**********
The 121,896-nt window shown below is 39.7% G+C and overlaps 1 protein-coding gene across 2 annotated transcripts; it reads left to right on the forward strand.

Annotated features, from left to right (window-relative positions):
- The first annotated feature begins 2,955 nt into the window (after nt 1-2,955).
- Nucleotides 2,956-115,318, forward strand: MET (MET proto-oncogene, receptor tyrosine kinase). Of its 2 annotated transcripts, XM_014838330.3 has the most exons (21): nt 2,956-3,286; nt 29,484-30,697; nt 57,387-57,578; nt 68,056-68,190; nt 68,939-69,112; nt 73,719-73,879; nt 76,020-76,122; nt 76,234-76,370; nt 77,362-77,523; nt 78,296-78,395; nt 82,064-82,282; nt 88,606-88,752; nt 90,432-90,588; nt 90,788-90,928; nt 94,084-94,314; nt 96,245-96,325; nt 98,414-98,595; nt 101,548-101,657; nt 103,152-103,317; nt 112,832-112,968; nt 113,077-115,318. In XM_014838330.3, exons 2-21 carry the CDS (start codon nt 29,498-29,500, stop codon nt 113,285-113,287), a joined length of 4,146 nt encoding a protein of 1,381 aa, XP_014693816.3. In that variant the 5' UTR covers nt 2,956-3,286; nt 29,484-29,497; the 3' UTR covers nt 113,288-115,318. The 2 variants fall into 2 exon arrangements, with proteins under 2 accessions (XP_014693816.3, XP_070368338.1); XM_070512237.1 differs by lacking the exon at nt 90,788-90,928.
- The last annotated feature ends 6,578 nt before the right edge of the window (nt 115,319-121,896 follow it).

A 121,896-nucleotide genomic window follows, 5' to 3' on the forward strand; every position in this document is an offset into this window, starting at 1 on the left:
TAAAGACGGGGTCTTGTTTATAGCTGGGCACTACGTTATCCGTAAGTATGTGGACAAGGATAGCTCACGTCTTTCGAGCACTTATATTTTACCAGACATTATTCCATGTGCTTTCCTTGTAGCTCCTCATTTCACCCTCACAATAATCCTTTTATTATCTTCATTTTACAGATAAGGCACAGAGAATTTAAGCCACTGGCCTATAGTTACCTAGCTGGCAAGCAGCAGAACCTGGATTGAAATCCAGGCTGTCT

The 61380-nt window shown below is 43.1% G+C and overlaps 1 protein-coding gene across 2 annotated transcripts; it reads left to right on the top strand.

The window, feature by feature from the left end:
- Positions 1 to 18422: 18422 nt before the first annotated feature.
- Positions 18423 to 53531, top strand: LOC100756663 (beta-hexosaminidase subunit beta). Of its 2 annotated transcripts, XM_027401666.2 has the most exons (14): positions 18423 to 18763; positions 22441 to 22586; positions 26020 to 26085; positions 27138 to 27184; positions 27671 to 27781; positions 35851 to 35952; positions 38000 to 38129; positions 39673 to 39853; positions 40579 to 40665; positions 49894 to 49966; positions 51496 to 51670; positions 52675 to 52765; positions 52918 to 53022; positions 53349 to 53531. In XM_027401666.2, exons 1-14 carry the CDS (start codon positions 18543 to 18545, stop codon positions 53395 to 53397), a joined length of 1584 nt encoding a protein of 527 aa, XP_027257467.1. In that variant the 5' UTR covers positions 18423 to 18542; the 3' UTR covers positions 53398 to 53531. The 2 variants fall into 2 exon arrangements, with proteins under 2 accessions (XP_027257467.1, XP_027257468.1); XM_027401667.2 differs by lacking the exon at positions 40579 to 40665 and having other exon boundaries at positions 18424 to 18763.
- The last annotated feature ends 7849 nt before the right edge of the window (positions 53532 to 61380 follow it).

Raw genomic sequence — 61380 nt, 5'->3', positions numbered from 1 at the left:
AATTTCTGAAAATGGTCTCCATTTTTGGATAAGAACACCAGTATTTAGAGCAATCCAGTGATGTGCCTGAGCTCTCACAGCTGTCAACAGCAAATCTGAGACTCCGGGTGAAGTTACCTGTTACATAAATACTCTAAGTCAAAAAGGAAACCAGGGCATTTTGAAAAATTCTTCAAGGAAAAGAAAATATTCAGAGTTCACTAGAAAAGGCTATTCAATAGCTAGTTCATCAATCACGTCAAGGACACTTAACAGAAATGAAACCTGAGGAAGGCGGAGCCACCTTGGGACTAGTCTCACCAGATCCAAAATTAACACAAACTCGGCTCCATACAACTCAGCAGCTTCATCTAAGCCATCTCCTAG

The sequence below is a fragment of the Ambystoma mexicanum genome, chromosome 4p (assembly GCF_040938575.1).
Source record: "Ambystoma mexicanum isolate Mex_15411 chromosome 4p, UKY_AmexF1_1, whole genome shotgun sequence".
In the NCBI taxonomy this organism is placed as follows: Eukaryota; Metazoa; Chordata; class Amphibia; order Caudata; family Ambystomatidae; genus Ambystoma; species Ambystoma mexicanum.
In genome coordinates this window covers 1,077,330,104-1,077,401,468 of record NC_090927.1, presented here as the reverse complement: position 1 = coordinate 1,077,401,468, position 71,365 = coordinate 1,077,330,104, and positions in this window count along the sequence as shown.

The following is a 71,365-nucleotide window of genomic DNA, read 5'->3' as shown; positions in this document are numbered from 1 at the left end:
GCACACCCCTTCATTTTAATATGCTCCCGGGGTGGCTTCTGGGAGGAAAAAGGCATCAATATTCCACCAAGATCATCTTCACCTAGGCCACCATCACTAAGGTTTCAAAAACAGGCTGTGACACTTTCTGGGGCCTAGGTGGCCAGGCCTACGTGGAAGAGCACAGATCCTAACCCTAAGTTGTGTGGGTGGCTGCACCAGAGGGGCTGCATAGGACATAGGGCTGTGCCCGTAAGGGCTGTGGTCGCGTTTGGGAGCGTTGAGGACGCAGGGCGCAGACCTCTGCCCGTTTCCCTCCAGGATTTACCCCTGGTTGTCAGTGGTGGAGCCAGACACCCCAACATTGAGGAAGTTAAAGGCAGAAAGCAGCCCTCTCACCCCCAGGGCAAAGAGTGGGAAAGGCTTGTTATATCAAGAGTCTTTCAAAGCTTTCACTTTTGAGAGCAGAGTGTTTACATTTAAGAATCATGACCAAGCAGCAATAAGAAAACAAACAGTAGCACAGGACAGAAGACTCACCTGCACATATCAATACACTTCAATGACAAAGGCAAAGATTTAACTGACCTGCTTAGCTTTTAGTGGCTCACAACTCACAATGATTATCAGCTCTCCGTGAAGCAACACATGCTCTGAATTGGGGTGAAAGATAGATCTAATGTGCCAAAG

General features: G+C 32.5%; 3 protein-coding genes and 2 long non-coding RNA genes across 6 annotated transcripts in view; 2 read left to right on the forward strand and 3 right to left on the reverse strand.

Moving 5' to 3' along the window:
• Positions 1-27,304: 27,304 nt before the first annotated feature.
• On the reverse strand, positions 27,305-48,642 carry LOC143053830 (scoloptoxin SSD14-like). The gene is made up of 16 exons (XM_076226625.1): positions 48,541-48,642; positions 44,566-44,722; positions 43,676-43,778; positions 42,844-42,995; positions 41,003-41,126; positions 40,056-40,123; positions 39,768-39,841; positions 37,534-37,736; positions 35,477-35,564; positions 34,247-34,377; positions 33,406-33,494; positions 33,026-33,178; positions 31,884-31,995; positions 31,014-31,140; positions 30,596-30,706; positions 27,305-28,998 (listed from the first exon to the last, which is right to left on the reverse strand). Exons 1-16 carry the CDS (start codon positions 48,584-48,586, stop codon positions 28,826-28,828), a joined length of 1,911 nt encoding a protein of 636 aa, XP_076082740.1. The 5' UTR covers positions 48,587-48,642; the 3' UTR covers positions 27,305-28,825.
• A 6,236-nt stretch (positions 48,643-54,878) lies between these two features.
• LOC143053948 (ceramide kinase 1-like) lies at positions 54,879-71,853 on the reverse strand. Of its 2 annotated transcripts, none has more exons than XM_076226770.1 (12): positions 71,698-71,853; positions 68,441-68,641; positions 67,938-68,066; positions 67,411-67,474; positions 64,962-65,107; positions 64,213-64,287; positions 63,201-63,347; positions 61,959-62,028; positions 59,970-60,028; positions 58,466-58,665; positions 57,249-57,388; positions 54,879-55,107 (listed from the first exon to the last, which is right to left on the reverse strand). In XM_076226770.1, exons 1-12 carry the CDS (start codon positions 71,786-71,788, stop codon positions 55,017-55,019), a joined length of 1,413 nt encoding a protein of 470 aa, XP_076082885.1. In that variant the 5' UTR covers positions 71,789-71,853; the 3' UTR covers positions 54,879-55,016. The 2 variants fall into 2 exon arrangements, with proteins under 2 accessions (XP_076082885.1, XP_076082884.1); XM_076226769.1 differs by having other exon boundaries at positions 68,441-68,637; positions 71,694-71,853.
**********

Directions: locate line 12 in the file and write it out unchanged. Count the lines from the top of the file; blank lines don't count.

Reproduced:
- The last annotated feature ends 7849 nt before the right edge of the window (positions 53532 to 61380 follow it).